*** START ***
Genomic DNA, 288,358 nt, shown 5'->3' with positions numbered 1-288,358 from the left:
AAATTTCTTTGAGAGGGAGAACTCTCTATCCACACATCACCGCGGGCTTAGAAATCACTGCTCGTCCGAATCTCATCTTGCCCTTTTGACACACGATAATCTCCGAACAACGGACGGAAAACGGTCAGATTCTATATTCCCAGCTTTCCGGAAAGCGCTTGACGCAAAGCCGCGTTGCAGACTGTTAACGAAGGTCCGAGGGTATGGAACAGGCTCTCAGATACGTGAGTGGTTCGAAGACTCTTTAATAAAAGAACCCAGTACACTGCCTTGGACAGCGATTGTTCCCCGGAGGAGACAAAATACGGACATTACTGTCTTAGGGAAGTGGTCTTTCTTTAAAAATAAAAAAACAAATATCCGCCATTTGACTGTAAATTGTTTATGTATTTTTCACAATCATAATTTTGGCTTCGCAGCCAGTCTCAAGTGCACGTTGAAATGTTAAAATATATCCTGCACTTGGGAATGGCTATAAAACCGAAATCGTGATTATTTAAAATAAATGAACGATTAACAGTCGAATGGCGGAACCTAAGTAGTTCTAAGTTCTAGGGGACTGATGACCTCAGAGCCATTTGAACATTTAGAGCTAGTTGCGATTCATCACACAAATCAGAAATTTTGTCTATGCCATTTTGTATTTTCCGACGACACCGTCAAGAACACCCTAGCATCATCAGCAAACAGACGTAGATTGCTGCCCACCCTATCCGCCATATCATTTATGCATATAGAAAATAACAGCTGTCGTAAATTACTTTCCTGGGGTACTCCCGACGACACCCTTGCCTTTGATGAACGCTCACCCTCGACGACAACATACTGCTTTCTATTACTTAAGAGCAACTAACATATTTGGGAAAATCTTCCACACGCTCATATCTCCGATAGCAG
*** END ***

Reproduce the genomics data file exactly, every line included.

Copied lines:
Genomic DNA, 288,358 nt, shown 5'->3' with positions numbered 1-288,358 from the left:
AAATTTCTTTGAGAGGGAGAACTCTCTATCCACACATCACCGCGGGCTTAGAAATCACTGCTCGTCCGAATCTCATCTTGCCCTTTTGACACACGATAATCTCCGAACAACGGACGGAAAACGGTCAGATTCTATATTCCCAGCTTTCCGGAAAGCGCTTGACGCAAAGCCGCGTTGCAGACTGTTAACGAAGGTCCGAGGGTATGGAACAGGCTCTCAGATACGTGAGTGGTTCGAAGACTCTTTAATAAAAGAACCCAGTACACTGCCTTGGACAGCGATTGTTCCCCGGAGGAGACAAAATACGGACATTACTGTCTTAGGGAAGTGGTCTTTCTTTAAAAATAAAAAAACAAATATCCGCCATTTGACTGTAAATTGTTTATGTATTTTTCACAATCATAATTTTGGCTTCGCAGCCAGTCTCAAGTGCACGTTGAAATGTTAAAATATATCCTGCACTTGGGAATGGCTATAAAACCGAAATCGTGATTATTTAAAATAAATGAACGATTAACAGTCGAATGGCGGAACCTAAGTAGTTCTAAGTTCTAGGGGACTGATGACCTCAGAGCCATTTGAACATTTAGAGCTAGTTGCGATTCATCACACAAATCAGAAATTTTGTCTATGCCATTTTGTATTTTCCGACGACACCGTCAAGAACACCCTAGCATCATCAGCAAACAGACGTAGATTGCTGCCCACCCTATCCGCCATATCATTTATGCATATAGAAAATAACAGCTGTCGTAAATTACTTTCCTGGGGTACTCCCGACGACACCCTTGCCTTTGATGAACGCTCACCCTCGACGACAACATACTGCTTTCTATTACTTAAGAGCAACTAACATATTTGGGAAAATCTTCCACACGCTCATATCTCCGATAGCAG